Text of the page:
This the 3rd in a 5-part series on abortion.
Sanctity of Life Sunday: A Modest Critique
When Life Began to Begin at Conception
The Impossible Middle Ground
A United Methodist Bishop's Pro-Life Witness
Challenging Liberal Christians on Abortion

On many issues, it is theoretically not very difficult to find middle ground. If one party wants the top marginal tax rate to be 39.6% and the other party wants it to be 30%, Congress may choose to set the rate somewhere in between. Each side gives a little and you compromise between each side's ideal point. It's not easy with abortion, even though polls indicate that the overwhelming majority of Americans have middling, complex, and perhaps even contradictory views on the subject.

While I am increasingly able to see all but the earliest abortions as somehow tragic, I struggle to say I think they should be considered crimes tantamount to murder. Perhaps I am working backwards from all the reasons I have been pro-choice my entire adult life. As a father, I know the feeling of attachment I had to my unborn child. I was thrilled from the moment my bride found out she was pregnant. Sure, it took a while before it truly felt like she had a living being growing inside her. But once my wife's body started visibly changing and we saw the sonogram pictures, it was impossible to deny the beautiful new life coming into being. Of course, not everyone is thrilled to learn they are pregnant. Up to half of pregnancies are unintended. In spite of my own experience, I think terminating an unacceptable pregnancy quickly and safely may be, for some women, a prudent course of action. Even if it is ethically dubious, it should be legally permissible.

To err as often as possible on the side of life, however, I would support doing just about anything to reduce the number of unintended pregnancies. And here, ironically, the best bet is to align with pro-choice progressives, as pro-life activists are usually loath to support any policies that would actually reduce the number of unintended pregnancies.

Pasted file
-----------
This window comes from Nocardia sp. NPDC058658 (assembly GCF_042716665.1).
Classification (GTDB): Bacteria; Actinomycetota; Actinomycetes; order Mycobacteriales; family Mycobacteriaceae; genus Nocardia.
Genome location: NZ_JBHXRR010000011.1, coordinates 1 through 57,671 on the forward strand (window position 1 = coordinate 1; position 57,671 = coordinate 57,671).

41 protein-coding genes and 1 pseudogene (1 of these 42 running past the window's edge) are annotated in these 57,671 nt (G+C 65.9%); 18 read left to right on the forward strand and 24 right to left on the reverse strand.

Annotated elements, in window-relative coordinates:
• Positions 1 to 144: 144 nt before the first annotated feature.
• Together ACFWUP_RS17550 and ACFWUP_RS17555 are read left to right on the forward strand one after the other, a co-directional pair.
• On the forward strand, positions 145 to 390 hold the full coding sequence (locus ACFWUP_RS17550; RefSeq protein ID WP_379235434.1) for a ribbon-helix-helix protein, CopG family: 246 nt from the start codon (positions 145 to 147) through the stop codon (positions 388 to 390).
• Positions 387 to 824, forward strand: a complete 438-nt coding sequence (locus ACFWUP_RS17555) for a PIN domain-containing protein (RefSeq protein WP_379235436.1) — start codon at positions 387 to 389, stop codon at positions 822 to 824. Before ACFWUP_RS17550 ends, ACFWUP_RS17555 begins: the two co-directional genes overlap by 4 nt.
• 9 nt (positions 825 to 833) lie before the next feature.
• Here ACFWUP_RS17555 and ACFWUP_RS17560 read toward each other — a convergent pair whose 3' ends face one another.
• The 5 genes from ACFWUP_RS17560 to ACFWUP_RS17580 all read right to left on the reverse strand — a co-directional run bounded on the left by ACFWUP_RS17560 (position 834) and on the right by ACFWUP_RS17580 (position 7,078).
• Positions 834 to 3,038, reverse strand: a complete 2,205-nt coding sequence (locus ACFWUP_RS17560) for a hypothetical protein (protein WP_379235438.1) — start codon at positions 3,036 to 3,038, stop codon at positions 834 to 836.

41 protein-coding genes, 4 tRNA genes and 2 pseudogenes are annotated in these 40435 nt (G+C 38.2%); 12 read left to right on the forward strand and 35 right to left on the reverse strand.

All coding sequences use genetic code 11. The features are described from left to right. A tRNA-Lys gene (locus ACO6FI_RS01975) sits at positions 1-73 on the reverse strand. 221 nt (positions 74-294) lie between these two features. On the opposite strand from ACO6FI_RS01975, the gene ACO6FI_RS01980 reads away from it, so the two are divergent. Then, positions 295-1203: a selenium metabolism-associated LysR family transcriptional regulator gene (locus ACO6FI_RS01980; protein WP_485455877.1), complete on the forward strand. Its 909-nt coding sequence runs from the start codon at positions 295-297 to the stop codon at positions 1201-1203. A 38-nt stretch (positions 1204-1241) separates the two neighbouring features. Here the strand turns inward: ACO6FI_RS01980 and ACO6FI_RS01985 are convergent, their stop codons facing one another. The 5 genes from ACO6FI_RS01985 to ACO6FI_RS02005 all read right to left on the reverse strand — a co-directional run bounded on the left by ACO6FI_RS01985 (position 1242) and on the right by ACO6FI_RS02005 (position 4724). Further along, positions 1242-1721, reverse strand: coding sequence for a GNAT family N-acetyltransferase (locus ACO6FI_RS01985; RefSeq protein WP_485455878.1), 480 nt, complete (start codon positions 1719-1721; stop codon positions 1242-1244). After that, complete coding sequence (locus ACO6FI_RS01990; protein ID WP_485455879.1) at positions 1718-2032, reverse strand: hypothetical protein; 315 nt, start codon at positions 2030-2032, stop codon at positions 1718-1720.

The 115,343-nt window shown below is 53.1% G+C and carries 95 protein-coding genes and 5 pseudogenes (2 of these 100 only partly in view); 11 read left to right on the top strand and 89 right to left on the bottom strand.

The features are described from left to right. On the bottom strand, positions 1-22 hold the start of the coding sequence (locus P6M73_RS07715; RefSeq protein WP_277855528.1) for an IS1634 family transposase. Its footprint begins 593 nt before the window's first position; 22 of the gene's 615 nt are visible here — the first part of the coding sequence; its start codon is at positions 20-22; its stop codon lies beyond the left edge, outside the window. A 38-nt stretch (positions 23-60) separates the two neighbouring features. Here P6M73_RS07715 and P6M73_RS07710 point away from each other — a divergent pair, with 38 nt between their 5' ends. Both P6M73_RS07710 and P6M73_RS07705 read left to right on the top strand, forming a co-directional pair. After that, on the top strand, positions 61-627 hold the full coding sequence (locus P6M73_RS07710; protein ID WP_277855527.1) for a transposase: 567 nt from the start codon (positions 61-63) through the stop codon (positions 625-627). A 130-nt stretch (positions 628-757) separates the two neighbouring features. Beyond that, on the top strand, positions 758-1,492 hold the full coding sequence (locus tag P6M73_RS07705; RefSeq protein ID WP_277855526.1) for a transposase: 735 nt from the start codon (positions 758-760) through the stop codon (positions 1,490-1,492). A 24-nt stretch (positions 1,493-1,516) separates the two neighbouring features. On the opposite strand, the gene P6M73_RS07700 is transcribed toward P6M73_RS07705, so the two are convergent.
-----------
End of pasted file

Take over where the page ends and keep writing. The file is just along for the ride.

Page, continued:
In spite of ample reasons to suspect ulterior motives (i.e., the desire to control other people's sexuality) and in spite of perhaps good reasons not to trust them, I actually do respect my pro-criminalization friends and what I trust to be the good faith and good will behind their views, even when I do not fully share them.

Even so, my pro-criminalization friends increasingly do not respect my moderate position. To them, I am just an accomplice to fetus crushing and a murderous genocide enabler.

I don't feel like an accomplice to mass murder. In fact, I want to reduce the abortion rate. And, unlike most of my pro-life friends, I actually support policies that do. So it's easy for me to dismiss their presumed moral superiority.

But people like me whose "belief in the sanctity of unborn human life makes us reluctant to approve abortion" (the present position of my religious tradition, The United Methodist Church) are left with some difficult ethical arguments. We could argue that life does not begin at conception. We could argue that early-stage abortions aren't bad. We could argue that, regardless of whether abortion is good or bad, it should still be legal within certain limits (or without any limits at all). For better or worse, let the lapsed United Methodist quote once more from the Church's Social Principles: "We recognize tragic conflicts of life with life that may justify abortion, and in such cases we support the legal option of abortion under proper medical procedures by certified medical providers."

This messy middle may not be firm ground to stand onl. For all it's hand-wringing, it's a de facto pro-choice position. I think it does fit a lot of people, though, myself included. I'm not comfortable with the most extreme positions on either side of the debate.

Neither am I comfortable with the fact that, in my entire life, I have never really lamented or deplored the destruction of life that has occurred pretty much unabated in my country, year after year, on the magnitude of 50 million. Of all the injustices I so frequently lament and deplore, why not this also? Maybe it's because there's an upside: more female autonomy and fewer unwanted children. But I still don't feel great about 1.2 million abortions per year. Neither do I feel great about taking rights away that the courts have upheld for many years.

This isn't my finest or most comprehensive bit of moral reasoning, I know. I'm ambivalent, like most people. I'm pro-life and pro-choice, like a lot of people. But it's a start. People in the great American middle on this issue need to speak out. Neither extreme is advocating for a society most of us want to live in.

This the 3rd in a 5-part series on abortion.
Sanctity of Life Sunday: A Modest Critique
When Life Began to Begin at Conception
The Impossible Middle Ground
A United Methodist Bishop's Pro-Life Witness
Challenging Liberal Christians on Abortion

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